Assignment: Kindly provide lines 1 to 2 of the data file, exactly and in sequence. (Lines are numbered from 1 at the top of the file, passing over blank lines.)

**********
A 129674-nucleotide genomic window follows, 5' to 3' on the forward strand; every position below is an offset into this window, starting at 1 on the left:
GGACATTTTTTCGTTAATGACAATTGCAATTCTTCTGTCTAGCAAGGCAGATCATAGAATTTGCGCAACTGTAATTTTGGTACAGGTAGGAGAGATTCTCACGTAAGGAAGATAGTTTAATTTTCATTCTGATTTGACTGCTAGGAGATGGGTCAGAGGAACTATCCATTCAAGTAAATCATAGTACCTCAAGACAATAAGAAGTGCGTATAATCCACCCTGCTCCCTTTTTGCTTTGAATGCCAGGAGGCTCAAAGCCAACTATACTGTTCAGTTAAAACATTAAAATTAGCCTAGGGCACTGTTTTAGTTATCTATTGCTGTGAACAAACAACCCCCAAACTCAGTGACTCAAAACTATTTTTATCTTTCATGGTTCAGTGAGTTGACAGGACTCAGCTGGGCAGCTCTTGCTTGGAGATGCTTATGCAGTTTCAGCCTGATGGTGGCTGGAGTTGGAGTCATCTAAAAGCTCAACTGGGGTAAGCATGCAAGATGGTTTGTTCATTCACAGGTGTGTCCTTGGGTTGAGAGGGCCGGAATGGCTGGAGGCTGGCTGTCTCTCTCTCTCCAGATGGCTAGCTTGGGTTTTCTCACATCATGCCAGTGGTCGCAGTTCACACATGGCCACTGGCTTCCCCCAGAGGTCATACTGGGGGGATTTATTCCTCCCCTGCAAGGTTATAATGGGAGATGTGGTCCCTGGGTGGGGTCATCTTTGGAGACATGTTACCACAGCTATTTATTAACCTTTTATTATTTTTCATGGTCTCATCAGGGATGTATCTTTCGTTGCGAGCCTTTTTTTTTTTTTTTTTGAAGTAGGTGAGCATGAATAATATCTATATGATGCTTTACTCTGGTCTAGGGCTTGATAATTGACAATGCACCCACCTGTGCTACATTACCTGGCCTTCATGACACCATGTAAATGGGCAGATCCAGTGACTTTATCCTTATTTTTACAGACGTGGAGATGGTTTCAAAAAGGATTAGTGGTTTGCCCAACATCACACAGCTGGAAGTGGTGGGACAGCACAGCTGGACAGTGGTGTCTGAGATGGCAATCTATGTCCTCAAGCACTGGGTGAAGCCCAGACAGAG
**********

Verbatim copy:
A 129674-nucleotide genomic window follows, 5' to 3' on the forward strand; every position below is an offset into this window, starting at 1 on the left:
GGACATTTTTTCGTTAATGACAATTGCAATTCTTCTGTCTAGCAAGGCAGATCATAGAATTTGCGCAACTGTAATTTTGGTACAGGTAGGAGAGATTCTCACGTAAGGAAGATAGTTTAATTTTCATTCTGATTTGACTGCTAGGAGATGGGTCAGAGGAACTATCCATTCAAGTAAATCATAGTACCTCAAGACAATAAGAAGTGCGTATAATCCACCCTGCTCCCTTTTTGCTTTGAATGCCAGGAGGCTCAAAGCCAACTATACTGTTCAGTTAAAACATTAAAATTAGCCTAGGGCACTGTTTTAGTTATCTATTGCTGTGAACAAACAACCCCCAAACTCAGTGACTCAAAACTATTTTTATCTTTCATGGTTCAGTGAGTTGACAGGACTCAGCTGGGCAGCTCTTGCTTGGAGATGCTTATGCAGTTTCAGCCTGATGGTGGCTGGAGTTGGAGTCATCTAAAAGCTCAACTGGGGTAAGCATGCAAGATGGTTTGTTCATTCACAGGTGTGTCCTTGGGTTGAGAGGGCCGGAATGGCTGGAGGCTGGCTGTCTCTCTCTCTCCAGATGGCTAGCTTGGGTTTTCTCACATCATGCCAGTGGTCGCAGTTCACACATGGCCACTGGCTTCCCCCAGAGGTCATACTGGGGGGATTTATTCCTCCCCTGCAAGGTTATAATGGGAGATGTGGTCCCTGGGTGGGGTCATCTTTGGAGACATGTTACCACAGCTATTTATTAACCTTTTATTATTTTTCATGGTCTCATCAGGGATGTATCTTTCGTTGCGAGCCTTTTTTTTTTTTTTTTTGAAGTAGGTGAGCATGAATAATATCTATATGATGCTTTACTCTGGTCTAGGGCTTGATAATTGACAATGCACCCACCTGTGCTACATTACCTGGCCTTCATGACACCATGTAAATGGGCAGATCCAGTGACTTTATCCTTATTTTTACAGACGTGGAGATGGTTTCAAAAAGGATTAGTGGTTTGCCCAACATCACACAGCTGGAAGTGGTGGGACAGCACAGCTGGACAGTGGTGTCTGAGATGGCAATCTATGTCCTCAAGCACTGGGTGAAGCCCAGACAGAG